The competitive landscape for Microsoft’s Xbox console is expanding to include Apple and Google, but the company’s top game and entertainment executive doesn’t see Valve’s move into the living room as particularly competitive with what Microsoft is doing.
That was one of the more interesting tidbits from media event on Microsoft’s Redmond campus yesterday. The annual “TechForum” event offered a chance to hear from most of the company’s divisional presidents, who talked in broad terms about their vision for the future. During a discussion with Don Mattrick, the president of Microsoft’s Entertainment & Devices Division, one reporter asked Mattrick if he believes the Xbox’s set of competitors is expanding to include Apple and Google, in addition to Sony and Nintendo.
“Absolutely,” he replied. “I think we’ve got a broad range of competitors. Nintendo, Sony, Apple, Google would be the top-of-mind companies that we think about in terms of benchmarking our products, benchmarking our offerings.”
With Valve’s Big Picture Mode and planned “Steam Box” in mind, I was surprised that the list didn’t include Valve, so I followed up and asked Mattrick if he see Valve as a competitor.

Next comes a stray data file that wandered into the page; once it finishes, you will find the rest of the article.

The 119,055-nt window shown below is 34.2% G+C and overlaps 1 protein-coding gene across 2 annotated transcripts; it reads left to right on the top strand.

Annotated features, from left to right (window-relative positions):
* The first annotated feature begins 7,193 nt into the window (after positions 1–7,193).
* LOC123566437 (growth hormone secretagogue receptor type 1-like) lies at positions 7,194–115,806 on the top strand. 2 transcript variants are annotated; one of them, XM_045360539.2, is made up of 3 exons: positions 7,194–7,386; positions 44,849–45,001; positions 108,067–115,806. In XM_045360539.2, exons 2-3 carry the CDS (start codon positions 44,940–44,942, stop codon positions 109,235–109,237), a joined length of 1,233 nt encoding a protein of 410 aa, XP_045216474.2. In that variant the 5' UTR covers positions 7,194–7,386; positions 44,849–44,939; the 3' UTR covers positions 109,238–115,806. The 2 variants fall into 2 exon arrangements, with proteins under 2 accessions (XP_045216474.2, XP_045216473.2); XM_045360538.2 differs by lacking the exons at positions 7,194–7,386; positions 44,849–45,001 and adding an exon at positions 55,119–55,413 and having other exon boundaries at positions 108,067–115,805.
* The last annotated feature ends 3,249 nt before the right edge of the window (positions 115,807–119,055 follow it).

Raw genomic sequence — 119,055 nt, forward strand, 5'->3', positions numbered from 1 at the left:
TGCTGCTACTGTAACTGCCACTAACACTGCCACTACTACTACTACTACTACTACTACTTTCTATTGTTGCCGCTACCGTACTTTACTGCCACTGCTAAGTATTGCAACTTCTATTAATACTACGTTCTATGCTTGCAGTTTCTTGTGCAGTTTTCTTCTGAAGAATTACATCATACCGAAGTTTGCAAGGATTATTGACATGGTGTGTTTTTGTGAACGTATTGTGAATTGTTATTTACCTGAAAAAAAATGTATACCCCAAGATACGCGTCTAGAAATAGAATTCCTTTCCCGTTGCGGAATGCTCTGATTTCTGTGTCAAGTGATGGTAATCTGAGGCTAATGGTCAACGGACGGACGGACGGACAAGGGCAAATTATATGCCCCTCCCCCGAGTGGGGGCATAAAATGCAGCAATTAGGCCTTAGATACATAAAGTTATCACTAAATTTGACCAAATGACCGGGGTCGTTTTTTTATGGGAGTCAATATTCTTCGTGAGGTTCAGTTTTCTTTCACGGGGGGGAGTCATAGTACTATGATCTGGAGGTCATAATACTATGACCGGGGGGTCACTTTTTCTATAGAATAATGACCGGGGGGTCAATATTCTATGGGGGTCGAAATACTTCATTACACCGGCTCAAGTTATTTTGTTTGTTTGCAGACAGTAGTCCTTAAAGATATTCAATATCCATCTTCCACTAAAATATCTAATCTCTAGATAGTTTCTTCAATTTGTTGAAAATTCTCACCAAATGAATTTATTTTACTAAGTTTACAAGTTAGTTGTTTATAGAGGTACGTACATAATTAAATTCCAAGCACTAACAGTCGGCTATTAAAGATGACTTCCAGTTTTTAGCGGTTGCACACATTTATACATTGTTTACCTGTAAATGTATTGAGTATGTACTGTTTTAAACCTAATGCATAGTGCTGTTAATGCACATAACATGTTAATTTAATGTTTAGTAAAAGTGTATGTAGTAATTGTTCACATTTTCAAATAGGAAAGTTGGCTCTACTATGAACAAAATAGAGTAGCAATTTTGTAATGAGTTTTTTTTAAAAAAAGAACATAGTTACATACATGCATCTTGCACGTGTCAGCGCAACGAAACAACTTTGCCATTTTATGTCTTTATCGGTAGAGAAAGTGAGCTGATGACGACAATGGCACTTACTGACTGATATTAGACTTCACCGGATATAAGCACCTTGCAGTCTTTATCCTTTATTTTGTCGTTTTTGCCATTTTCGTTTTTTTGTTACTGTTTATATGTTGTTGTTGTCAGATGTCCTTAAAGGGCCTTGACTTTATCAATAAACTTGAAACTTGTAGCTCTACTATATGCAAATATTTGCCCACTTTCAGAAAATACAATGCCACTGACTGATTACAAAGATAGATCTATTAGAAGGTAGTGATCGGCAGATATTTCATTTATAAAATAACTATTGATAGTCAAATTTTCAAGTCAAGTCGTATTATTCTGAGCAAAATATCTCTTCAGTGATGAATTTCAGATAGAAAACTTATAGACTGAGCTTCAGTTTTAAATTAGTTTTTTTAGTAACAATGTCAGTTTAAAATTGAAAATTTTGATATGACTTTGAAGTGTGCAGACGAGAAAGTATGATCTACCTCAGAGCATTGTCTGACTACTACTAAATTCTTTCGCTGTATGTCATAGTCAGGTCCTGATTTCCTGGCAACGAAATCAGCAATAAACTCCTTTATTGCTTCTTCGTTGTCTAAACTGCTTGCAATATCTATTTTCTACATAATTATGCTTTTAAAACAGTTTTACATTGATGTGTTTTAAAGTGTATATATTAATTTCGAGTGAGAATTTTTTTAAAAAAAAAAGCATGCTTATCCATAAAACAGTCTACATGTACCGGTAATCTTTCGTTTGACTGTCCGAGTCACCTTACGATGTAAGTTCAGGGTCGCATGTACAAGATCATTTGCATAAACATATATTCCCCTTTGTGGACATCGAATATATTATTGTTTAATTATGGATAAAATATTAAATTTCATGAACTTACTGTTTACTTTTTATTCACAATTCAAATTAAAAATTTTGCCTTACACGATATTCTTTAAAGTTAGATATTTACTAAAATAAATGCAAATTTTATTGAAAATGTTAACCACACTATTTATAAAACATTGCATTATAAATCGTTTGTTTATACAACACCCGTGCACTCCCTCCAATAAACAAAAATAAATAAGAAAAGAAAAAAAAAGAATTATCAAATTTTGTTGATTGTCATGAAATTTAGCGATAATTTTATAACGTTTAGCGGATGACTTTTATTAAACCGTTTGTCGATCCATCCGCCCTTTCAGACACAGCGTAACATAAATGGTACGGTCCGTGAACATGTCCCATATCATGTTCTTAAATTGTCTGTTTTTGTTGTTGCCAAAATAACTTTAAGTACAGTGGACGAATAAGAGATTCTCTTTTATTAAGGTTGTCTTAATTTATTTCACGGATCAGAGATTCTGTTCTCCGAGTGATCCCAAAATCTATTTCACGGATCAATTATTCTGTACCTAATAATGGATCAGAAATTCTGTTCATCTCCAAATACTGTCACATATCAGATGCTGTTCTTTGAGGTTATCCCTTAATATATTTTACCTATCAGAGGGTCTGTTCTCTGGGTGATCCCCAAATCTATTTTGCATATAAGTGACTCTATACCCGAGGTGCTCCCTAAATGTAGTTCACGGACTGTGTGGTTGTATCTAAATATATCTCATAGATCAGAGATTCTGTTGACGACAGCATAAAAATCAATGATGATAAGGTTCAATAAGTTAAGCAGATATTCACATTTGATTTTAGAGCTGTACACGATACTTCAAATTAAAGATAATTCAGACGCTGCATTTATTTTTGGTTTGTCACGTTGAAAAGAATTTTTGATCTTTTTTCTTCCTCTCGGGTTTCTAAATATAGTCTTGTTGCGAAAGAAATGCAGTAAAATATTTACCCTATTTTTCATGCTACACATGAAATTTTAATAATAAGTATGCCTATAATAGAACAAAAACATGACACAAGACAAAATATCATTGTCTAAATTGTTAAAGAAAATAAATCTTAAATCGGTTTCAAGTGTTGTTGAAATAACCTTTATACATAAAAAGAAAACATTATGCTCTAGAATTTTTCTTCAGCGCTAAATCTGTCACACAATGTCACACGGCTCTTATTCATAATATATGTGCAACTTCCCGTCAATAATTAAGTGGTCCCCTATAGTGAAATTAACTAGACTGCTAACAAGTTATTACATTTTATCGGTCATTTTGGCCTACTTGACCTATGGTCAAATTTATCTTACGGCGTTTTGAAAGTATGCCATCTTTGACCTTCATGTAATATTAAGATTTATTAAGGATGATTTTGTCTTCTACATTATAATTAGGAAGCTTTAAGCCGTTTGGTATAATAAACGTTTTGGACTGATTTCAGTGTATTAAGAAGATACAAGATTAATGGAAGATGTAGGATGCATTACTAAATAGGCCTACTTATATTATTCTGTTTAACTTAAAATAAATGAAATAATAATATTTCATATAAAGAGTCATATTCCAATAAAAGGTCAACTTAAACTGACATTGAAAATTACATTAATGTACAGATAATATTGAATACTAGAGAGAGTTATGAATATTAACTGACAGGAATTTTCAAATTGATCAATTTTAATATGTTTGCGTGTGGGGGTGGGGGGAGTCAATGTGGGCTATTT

He replied: “No. I think they’re doing some innovative stuff. They’ve created some great experiences. The scale of products and things that are being brought to market are probably a little bit richer when I look at Sony, Nintendo, Apple, Google. But I love Gabe (Newell), the Valve co-founder. Was there for his lifetime achievement award. It’s wonderful to see what they’ve created.”
In my mind, this was most interesting not as a comment on Valve but as a clue about Microsoft’s ongoing ambitions to expand the Xbox 360 as an entertainment device, which is where the primary competition with Google and Apple will take place.
By the way, reporters were told in advance that Mattrick wouldn’t be revealing any details of the next Xbox, and he held true to that promise.